Miscellaneous Observations

  • This was a well-organized conference. Hands down, the best I’ve attended among those focusing on nonprofit organizations. NTEN’s presenter and attendee preparation game was equally strong.
  • It was great to see the conference concentrate non-session activity (there’s a lot of it) in the exhibit hall. Too many conferences shove providers off into a dark corner and practically encourage attendees to avoid them. Not so at NTEN.
  • The conference had a strong sense of congeniality and common cause.
  • There were hardly any arts organizations there. This was all kinds of sad. Without calling out other service-org based conferences, I would place a much larger value point on sending employees to this conference then some of the other professional development offerings out there. There’s something here for marketing, development, IT, and execs.
  • While some in the nonprofit field preach inclusion and progressive values, NTEN did nothing but put their money where their mouths are. There were gender neutral bathrooms, pronoun ribbons for nametags, multi-faith prayer rooms, and even a space for a 12-step meeting.
  • How cool is it that #18ntc has a booth with a professional photographer to take headshots for social media profiles; all free of charge. What a wonderfully practical and fun offering.
  • If you’re a provider and you pony up the dough for a booth, don’t list “professional services” as one of your key offerings.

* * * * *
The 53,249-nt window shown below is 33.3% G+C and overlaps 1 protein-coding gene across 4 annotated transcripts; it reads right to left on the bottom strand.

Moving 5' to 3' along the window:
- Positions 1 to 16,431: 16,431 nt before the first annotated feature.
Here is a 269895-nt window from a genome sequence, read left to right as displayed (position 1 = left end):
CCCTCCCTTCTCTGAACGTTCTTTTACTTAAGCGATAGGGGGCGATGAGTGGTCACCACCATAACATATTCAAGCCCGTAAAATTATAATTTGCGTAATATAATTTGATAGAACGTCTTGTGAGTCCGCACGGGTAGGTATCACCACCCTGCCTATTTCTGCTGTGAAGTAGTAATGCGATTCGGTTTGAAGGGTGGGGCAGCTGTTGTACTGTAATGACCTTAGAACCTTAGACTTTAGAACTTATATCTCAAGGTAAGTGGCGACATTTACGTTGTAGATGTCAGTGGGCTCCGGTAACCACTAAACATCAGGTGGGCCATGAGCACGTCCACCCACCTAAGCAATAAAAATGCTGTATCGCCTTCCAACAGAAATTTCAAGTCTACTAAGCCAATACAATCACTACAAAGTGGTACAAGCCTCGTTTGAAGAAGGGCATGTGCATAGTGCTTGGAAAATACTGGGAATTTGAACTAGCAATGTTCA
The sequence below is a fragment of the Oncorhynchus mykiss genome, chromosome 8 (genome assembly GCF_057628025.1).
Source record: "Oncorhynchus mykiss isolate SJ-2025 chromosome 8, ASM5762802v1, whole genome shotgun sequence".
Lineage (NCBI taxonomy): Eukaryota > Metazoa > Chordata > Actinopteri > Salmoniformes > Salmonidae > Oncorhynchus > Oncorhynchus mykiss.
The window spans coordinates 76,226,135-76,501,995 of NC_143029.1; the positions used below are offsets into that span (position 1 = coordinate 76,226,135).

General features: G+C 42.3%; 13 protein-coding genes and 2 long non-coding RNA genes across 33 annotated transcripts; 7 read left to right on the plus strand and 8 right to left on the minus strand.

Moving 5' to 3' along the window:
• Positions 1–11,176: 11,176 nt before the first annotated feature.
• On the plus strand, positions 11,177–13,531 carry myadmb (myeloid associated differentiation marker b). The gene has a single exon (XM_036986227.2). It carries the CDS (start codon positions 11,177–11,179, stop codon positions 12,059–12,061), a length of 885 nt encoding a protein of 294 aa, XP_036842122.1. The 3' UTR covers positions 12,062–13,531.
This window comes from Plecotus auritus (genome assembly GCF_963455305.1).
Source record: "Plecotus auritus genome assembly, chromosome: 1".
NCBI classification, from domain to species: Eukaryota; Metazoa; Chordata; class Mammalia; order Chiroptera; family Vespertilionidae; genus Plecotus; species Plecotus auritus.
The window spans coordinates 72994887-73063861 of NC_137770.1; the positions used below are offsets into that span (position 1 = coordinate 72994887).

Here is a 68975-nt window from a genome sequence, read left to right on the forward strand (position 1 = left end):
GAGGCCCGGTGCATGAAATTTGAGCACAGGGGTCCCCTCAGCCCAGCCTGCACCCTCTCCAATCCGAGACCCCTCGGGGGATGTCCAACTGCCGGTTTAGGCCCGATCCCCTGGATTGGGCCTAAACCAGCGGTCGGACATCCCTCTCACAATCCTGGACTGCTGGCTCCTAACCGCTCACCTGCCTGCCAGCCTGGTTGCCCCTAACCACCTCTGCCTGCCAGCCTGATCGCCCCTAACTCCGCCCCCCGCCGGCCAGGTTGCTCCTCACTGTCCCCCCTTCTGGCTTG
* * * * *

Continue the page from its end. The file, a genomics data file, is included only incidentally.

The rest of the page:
• After all these years, some attendees continue to be all about the swag.
  • The “Birds of a Feather” table idea during breakfast and lunch meals was a great idea. They had 32 different groups and taking part meant meeting some terrific peers I would have likely missed crossing paths with otherwise.
  • All arts org employees should go to at least one non-arts focused conference once every three years. The cross-pollination is both invigorating and fun.

About Drew McManus

"I hear that every time you show up to work with an orchestra, people get fired." Those were the first words out of an executive's mouth after her board chair introduced us. That executive is now a dear colleague and friend but the day that consulting contract began with her orchestra, she was convinced I was a hatchet-man brought in by the board to clean house.

I understand where the trepidation comes from as a great deal of my consulting and technology provider work for arts organizations involves due diligence, separating fact from fiction, interpreting spin, as well as performance review and oversight. So yes, sometimes that work results in one or two individuals "aggressively embracing career change" but far more often than not, it reinforces and clarifies exactly what works and why.

In short, it doesn't matter if you know where all the bodies are buried if you can't keep your own clients out of the ground, and I'm fortunate enough to say that for more than 15 years, I've done exactly that for groups of all budget size from Qatar to Kathmandu.

For fun, I write a daily blog about the orchestra business, provide a platform for arts insiders to speak their mind, keep track of what people in this business get paid, help write a satirical cartoon about orchestra life, hack the arts, and love a good coffee drink.